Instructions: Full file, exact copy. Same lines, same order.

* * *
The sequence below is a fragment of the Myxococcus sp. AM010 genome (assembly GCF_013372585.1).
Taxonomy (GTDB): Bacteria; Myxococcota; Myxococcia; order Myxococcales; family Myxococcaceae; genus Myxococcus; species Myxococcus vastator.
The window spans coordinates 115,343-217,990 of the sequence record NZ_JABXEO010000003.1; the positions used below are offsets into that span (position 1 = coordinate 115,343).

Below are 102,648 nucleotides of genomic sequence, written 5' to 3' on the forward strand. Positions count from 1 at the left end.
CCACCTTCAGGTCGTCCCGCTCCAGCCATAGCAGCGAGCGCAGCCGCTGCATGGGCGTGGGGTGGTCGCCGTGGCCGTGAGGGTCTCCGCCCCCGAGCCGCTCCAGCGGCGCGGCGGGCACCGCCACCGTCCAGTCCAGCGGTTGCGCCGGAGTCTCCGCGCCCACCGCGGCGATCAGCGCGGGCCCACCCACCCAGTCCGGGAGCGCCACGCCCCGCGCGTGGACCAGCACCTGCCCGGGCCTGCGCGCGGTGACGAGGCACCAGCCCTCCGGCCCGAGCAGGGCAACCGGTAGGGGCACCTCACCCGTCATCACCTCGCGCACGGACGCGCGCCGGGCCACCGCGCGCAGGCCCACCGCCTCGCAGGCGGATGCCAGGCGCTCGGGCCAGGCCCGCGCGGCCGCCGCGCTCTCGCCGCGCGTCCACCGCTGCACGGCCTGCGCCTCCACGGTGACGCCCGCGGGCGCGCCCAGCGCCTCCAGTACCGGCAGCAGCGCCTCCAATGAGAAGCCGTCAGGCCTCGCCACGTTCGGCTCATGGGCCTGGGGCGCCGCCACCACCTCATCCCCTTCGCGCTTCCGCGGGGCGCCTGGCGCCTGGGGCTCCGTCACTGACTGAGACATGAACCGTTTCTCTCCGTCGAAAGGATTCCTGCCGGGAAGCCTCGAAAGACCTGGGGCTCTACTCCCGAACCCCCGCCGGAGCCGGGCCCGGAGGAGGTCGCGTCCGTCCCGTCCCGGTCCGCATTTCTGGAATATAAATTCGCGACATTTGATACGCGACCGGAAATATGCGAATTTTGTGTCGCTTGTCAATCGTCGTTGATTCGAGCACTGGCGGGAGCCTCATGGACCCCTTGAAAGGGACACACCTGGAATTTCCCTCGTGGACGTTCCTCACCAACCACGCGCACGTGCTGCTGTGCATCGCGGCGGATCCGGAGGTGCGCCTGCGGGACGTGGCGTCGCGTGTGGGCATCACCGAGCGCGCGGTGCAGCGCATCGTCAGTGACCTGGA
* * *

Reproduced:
The sequence below is a fragment of the Myxococcus sp. AM010 genome (assembly GCF_013372585.1).
Taxonomy (GTDB): Bacteria; Myxococcota; Myxococcia; order Myxococcales; family Myxococcaceae; genus Myxococcus; species Myxococcus vastator.
The window spans coordinates 115,343-217,990 of the sequence record NZ_JABXEO010000003.1; the positions used below are offsets into that span (position 1 = coordinate 115,343).

Below are 102,648 nucleotides of genomic sequence, written 5' to 3' on the forward strand. Positions count from 1 at the left end.
CCACCTTCAGGTCGTCCCGCTCCAGCCATAGCAGCGAGCGCAGCCGCTGCATGGGCGTGGGGTGGTCGCCGTGGCCGTGAGGGTCTCCGCCCCCGAGCCGCTCCAGCGGCGCGGCGGGCACCGCCACCGTCCAGTCCAGCGGTTGCGCCGGAGTCTCCGCGCCCACCGCGGCGATCAGCGCGGGCCCACCCACCCAGTCCGGGAGCGCCACGCCCCGCGCGTGGACCAGCACCTGCCCGGGCCTGCGCGCGGTGACGAGGCACCAGCCCTCCGGCCCGAGCAGGGCAACCGGTAGGGGCACCTCACCCGTCATCACCTCGCGCACGGACGCGCGCCGGGCCACCGCGCGCAGGCCCACCGCCTCGCAGGCGGATGCCAGGCGCTCGGGCCAGGCCCGCGCGGCCGCCGCGCTCTCGCCGCGCGTCCACCGCTGCACGGCCTGCGCCTCCACGGTGACGCCCGCGGGCGCGCCCAGCGCCTCCAGTACCGGCAGCAGCGCCTCCAATGAGAAGCCGTCAGGCCTCGCCACGTTCGGCTCATGGGCCTGGGGCGCCGCCACCACCTCATCCCCTTCGCGCTTCCGCGGGGCGCCTGGCGCCTGGGGCTCCGTCACTGACTGAGACATGAACCGTTTCTCTCCGTCGAAAGGATTCCTGCCGGGAAGCCTCGAAAGACCTGGGGCTCTACTCCCGAACCCCCGCCGGAGCCGGGCCCGGAGGAGGTCGCGTCCGTCCCGTCCCGGTCCGCATTTCTGGAATATAAATTCGCGACATTTGATACGCGACCGGAAATATGCGAATTTTGTGTCGCTTGTCAATCGTCGTTGATTCGAGCACTGGCGGGAGCCTCATGGACCCCTTGAAAGGGACACACCTGGAATTTCCCTCGTGGACGTTCCTCACCAACCACGCGCACGTGCTGCTGTGCATCGCGGCGGATCCGGAGGTGCGCCTGCGGGACGTGGCGTCGCGTGTGGGCATCACCGAGCGCGCGGTGCAGCGCATCGTCAGTGACCTGGA